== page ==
Business cards, letters and first impressions

In my last post I talked about an embarrassing scene in which a miscreant alienated the entire meeting with his rude treatment of a guest. At the same meeting I was given a business card which might even have been passed round by the same person. At least, the card was not passed round but was put where I was sitting at the table, together with further cards in the other fifteen or twenty places.

The business card in question obviously showed the consultant’s name, and it was followed by five sets of letters relating to his qualifications, and there was at the bottom of the card a reference to a further accreditation. The trouble was that I have never heard of any of the (presumably) professional bodies to which they refer. I could not tell you what they are about except that I suppose they must relate to the practitioner’s particular discipline. I have counted up my qualifications too, and I have only four sets of letters plus one accreditation to my name, so the other guy is one up if we are counting. How many letters of qualification do I put on my business card? Precisely none and the reason is because they would be absolutely meaningless to anyone outside my business, in other words to my target market.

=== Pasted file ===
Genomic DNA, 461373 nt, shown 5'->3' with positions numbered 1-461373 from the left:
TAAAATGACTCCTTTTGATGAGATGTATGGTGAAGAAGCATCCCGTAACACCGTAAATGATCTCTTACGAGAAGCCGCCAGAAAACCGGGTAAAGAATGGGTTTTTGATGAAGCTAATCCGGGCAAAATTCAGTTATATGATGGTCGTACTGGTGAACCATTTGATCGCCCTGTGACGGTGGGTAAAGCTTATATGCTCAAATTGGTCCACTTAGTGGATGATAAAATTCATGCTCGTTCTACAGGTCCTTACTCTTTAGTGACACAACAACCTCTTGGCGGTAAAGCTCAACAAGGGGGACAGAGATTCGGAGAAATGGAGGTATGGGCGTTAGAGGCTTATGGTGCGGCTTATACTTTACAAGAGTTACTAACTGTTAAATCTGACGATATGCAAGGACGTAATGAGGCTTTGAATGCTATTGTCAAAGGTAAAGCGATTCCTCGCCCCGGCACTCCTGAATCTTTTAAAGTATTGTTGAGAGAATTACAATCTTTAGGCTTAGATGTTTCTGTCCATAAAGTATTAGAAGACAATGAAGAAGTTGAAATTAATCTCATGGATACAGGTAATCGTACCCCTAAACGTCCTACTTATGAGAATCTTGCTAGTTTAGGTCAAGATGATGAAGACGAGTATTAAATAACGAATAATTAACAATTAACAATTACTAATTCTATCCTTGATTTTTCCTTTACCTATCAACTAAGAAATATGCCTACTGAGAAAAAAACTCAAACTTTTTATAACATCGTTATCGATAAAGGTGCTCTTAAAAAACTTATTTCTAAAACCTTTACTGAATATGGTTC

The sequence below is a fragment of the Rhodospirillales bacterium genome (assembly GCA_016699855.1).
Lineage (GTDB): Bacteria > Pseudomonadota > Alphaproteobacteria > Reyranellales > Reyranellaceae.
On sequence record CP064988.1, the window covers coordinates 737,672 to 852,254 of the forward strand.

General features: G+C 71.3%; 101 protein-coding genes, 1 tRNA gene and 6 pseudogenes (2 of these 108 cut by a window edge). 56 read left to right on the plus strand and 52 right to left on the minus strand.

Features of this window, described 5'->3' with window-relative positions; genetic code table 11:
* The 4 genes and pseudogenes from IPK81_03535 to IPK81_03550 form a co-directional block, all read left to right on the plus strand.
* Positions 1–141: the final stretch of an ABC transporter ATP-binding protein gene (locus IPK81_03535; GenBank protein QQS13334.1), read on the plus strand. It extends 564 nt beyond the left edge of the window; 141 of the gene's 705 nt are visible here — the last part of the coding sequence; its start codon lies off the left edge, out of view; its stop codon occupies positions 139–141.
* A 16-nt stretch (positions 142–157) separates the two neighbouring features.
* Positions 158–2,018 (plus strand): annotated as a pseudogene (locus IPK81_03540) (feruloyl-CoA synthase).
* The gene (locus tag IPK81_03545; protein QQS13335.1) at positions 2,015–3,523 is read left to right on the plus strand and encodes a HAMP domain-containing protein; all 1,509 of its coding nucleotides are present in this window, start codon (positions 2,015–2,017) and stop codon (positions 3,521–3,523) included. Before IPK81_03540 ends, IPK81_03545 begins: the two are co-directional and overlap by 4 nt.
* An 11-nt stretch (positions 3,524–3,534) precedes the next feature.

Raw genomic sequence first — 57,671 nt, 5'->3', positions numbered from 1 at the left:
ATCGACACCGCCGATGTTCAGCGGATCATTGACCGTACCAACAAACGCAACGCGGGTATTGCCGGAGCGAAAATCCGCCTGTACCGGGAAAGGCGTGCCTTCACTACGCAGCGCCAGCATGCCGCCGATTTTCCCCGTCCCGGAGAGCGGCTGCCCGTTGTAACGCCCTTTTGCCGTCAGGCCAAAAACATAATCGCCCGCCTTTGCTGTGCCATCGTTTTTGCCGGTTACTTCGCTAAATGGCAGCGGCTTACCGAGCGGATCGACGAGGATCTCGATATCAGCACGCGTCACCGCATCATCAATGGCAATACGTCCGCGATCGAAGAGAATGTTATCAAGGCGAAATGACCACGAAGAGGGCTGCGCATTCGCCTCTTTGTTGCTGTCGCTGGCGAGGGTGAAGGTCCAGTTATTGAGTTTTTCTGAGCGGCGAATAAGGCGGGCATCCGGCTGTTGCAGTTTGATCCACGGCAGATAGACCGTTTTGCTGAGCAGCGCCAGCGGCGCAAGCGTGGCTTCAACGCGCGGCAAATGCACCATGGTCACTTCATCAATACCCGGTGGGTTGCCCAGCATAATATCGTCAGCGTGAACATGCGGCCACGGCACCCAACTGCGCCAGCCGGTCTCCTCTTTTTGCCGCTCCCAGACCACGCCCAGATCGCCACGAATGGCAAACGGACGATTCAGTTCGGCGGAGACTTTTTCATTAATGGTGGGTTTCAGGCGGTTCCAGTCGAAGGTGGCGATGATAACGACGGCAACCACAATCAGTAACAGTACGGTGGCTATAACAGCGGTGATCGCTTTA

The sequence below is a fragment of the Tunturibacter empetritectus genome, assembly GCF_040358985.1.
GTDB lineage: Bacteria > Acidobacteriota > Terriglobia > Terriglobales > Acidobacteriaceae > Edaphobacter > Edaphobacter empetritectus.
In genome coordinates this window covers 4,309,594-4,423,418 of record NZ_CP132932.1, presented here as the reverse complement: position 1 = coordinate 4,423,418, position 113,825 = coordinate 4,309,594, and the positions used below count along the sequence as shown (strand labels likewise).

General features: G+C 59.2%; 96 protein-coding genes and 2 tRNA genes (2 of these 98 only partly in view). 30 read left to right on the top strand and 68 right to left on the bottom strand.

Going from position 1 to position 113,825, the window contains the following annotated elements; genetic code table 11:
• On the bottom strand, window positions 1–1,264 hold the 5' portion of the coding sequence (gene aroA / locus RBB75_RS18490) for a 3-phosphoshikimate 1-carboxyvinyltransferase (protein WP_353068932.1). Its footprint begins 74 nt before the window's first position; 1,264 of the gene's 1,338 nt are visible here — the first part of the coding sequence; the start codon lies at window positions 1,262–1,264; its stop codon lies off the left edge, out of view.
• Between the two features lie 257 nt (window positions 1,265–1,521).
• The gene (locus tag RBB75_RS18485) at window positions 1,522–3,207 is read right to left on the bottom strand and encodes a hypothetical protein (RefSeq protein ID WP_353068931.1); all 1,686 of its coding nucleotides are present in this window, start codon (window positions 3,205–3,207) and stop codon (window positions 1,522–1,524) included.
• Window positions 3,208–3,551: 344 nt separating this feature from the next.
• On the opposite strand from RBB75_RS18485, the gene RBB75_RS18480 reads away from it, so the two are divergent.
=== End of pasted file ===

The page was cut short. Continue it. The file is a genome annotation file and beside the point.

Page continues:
There is good reason with certain qualifications to put them on a business card, but only if they tell the recipient something about the person whose card it is. I have no problem with FCA or ACA for a Chartered Accountant, FRICS or ARICS for a Chartered Surveyor, or FRCS for a surgeon. Even here with the latter two examples you can see how all this can become confusing. However, if we already know what these letters stand for we have a start in understanding what these people do.

Even if someone is a Chartered Surveyor, it would be helpful to have on the card what the person actually does having gained the qualification. More to the point it should say what the card owner can do for his clients for customers; in other words, not talk about the offering but what service or help the client gets. To put it in sales talk, tell us the benefits and not the features.

My respective business cards (I have more than one business and more than one card) have my name, my business / company name and my position in it. On the reverse are the reasons why my clients need me and the benefits they will receive from engaging my firms’ services. The cards are nice thick ones you can get a grip on. I am not a business card expert; I have learned from others and I am sure my cards could be further improved.

So one of my first impressions of the business card placed around the table last week was that the owner was something of a peacock showing off all his letters, but that it told me nothing about what he could do for me or for my clients. Then again, “business card” was perhaps the wrong description of this scrap of what was little more than thick paper, and which was probably printed at home. My other immediate impressions were that the person was cheapskate and unprofessional, and certainly not very giving.

© Jon Stow 2009

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